by Tim Gilmore, 12/18/2016
The Monkey Farm dismissed Otto Tinklepaugh after the “Chimcracker Caper.”
The caper had nothing to do with the Humanzee, nothing to do with escaped monkeys that terrorized the small town of Orange Park at night, and nothing to do with mutant effects from chimpanzee radiation experiments.
Chimcrackers were not hybrids of chimpanzees and Florida crackers, or rednecks. They were preprocessed hardtack biscuits for chimps, and Tinklepaugh’s erroneous dietary information led to excessive chimp weight loss.
Throughout the 35 years the Yerkes Laboratories of Primate Biology, which locals referred to as the Monkey Farm, operated in Orange Park, the lab usually kept a low profile. Kingsley Avenue was still a two lane road through the woods, and the lab was barely visible in the “blackjack ridge” of oaks and pines. It didn’t take long for locals to think of the lab’s low visibility as secrecy. Urban legends proliferated.
It’s true, however, that Donald and Gua were raised together as infants. Gua, the female chimpanzee, was seven and a half months old when she came to live with 10 month old Donald, the son of Winthrop and Luella Kellogg, at the Monkey Farm in 1931.
In their 1933 book The Ape and the Child, the Kelloggs document Donald’s meager influence on Gua’s development while the Kelloggs’ infant son made chimp vocalizations. Gua would stick out her lips in an effort to say, “Papa,” but that was as close as she came to speaking. Donald, meanwhile, sometimes sounded more chimpanzee than human.
“From 7:00 a. m. to 6:30 p. m. the Kelloggs were incessantly occupied with the children, dressing, feeding and cuddling them,” Time Magazine reported on June 19, 1933 in an article called “Babe and Ape.”
In nearly every way, Gua learned more quickly and outperformed Donald. She was the first to walk upright, and Donald imitated her manner of walking. Gua recognized her reflection before Donald recognized his, she understood pictures in children’s books before Donald did, and she taught Donald to bite people and walls. Gua loved to be tickled and sometimes engaged in long sessions of tickling herself.
Kellogg and Kellogg’s study is one of the most radical “cross-fostering” experiments ever conducted, prodding the distinctions between nature and nurture. Environment, they concluded, had the greatest effect on learning other than natural limitations. Though Winthrop Kellogg had first proposed the experiment in a 1931 Psychological Review article called “Humanizing the Ape,” Donald seemed to show more signs of simianization than Gua did of humanization.
Robert Yerkes, the Yale psychologist and primatologist who founded the Monkey Farm, also had a great interest in eugenics, the study of improving the genetic quality of human beings through controlled breeding. In 1923, he wrote, “No one of us as a citizen can afford to ignore the menace of race deterioration.” At Yale, he chaired the Committee on Inheritance of Mental Traits, a section of Yale’s Eugenics Office. Five years after Time Magazine published “Babe and Ape,” it put Adolf Hitler on its cover as “Man of the Year.”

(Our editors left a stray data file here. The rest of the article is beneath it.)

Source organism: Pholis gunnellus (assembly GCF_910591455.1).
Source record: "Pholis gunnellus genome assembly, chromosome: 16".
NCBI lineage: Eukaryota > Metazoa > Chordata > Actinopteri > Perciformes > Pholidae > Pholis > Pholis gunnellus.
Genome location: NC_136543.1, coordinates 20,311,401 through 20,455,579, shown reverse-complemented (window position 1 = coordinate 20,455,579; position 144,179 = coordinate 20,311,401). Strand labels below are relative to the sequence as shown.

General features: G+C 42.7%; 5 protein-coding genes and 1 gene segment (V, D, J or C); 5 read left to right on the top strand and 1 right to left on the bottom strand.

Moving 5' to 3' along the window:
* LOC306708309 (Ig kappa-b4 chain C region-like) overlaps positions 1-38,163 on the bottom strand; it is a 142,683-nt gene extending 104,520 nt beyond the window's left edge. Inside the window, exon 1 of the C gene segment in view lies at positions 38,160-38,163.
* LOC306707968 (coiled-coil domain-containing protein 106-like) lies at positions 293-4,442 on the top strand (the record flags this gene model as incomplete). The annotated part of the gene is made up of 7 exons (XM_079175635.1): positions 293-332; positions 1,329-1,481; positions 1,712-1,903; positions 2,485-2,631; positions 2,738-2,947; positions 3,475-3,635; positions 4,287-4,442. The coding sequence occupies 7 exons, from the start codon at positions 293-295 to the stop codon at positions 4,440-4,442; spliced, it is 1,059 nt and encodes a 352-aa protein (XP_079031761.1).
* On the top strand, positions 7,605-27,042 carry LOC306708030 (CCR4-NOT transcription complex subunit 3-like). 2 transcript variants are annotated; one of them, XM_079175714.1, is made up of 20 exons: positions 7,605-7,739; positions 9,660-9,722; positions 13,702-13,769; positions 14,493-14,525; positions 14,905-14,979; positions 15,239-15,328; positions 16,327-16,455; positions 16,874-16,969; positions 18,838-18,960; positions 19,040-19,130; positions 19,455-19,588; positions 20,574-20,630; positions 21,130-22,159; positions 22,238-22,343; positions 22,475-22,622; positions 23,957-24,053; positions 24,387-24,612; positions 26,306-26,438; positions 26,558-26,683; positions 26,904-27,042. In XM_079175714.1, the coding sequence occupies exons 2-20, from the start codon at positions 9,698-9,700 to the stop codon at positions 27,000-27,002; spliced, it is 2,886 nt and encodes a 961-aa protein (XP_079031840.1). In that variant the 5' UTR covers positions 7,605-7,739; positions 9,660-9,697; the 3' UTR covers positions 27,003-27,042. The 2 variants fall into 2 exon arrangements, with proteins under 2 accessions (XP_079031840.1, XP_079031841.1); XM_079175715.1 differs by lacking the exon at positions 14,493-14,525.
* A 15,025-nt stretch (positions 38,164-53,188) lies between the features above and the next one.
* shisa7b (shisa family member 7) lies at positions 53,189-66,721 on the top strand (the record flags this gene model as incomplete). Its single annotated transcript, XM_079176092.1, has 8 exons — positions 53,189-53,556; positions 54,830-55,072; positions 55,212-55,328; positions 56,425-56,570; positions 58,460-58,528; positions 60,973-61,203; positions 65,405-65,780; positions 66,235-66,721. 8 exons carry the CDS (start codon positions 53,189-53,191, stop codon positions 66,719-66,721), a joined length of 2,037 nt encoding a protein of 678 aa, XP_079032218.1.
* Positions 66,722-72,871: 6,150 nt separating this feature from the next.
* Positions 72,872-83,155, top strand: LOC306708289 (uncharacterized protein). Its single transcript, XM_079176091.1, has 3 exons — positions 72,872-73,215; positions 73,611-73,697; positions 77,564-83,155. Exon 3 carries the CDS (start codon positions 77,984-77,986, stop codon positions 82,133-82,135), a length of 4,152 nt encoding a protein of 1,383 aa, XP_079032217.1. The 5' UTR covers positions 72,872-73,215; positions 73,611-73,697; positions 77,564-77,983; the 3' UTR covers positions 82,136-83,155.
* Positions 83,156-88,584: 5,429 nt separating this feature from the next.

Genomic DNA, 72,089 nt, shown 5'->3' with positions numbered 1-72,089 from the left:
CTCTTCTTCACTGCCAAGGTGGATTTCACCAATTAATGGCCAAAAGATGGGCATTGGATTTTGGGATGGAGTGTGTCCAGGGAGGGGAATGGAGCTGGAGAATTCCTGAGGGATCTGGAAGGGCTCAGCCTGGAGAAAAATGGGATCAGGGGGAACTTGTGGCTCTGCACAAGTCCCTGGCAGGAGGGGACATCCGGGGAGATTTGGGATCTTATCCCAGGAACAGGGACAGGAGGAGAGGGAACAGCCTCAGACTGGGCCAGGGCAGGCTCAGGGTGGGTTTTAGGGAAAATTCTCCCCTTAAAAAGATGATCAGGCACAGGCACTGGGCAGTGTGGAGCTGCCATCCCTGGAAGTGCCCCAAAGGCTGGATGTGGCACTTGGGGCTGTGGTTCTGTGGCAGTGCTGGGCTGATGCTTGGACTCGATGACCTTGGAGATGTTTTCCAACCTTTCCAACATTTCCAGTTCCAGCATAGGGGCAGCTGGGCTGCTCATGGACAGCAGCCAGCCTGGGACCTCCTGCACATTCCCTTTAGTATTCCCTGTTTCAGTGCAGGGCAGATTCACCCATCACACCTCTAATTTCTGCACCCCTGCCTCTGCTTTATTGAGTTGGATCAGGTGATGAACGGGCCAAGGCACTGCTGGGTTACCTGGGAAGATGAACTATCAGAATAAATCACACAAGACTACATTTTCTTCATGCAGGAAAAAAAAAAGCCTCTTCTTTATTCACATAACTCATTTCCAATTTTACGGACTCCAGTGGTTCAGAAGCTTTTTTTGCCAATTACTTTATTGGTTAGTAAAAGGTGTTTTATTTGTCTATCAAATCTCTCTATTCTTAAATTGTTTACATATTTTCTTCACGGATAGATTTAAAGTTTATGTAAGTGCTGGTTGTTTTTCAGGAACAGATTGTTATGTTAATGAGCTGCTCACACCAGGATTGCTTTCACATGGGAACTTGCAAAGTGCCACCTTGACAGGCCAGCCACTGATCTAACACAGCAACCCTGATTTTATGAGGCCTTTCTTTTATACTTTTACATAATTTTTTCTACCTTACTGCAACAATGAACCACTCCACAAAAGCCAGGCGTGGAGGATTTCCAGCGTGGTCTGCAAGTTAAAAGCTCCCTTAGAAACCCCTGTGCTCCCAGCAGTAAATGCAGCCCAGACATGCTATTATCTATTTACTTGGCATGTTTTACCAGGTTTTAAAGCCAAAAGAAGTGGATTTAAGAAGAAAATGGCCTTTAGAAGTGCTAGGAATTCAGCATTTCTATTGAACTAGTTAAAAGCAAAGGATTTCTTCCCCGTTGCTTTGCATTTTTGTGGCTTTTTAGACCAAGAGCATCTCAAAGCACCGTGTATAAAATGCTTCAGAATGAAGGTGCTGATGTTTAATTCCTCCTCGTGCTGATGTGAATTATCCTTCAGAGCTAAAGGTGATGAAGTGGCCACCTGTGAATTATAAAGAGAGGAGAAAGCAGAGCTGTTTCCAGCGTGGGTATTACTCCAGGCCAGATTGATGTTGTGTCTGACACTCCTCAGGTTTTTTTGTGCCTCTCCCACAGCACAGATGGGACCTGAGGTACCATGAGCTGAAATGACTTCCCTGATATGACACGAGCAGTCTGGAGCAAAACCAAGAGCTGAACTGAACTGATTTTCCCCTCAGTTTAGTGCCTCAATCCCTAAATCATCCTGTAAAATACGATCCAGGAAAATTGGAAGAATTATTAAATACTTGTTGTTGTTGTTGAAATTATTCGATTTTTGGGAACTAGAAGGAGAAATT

Most of Yerkes’ studies at the Monkey Farm, however, concerned ape cognition and socialization, operant conditioning, and sexual and family relationships. Sometimes he dressed Judy, his favorite chimp, in pink and drove her around in his car.
Kellogg and Kellogg’s experiment received notoriety and intense criticism. Most of the lab’s work garnered much less attention, which only made North Florida residents more suspicious. In December 2006, the Discovery Channel aired an absurd special about Oliver the Humanzee (rhymes with chimpanzee), in which a psychology professor refers to an unnamed source who supposedly told him that just such a human-chimp hybrid was bred at the Monkey Farm in the 1920s.
But the lab opened in 1930. Yerkes ran the lab for its first decade. In 1965, it moved to Atlanta, where today it’s called the Yerkes National Primate Research Center and funded by the National Institutes for Health.
Not much is publicly known about Donald Kellogg’s later life, but in 1973, when he was 43 years old, he committed suicide.
A Himalayan salt lamp glows a paradoxical cool pink on the front counter. Nearby are shelves and shelves of locally produced honey, cartons of rice nog, assortments of vitamin pills, and bottles of yerba mate and ginger beer.
Nelson Hellmuth’s mother had always loved the charming two-story house built in 1887. The expansion of the interstate system had brought massive suburban development to the little town of Orange Park and older houses were frequently demolished. Orange Park Mall opened in 1975, and Kingsley Avenue widened and spawned rows of new commercial structures on either side.
Nelson and Julie Hellmuth began The Granary, their whole foods retail shop, inside the old house in 1979. The house still has its original 130 year old copper roof, the bluish green patina of which you can see from near the hickory tree that may be older than the house.
The house had been abandoned for two years. After its 35 years as the Yerkes Laboratories’ caretaker’s house, it spent the rest of the ’60s and the early ’70s as The Orange Door, a kind of halfway house whose inmates, according to the few stories that survive, seem to have run the institution.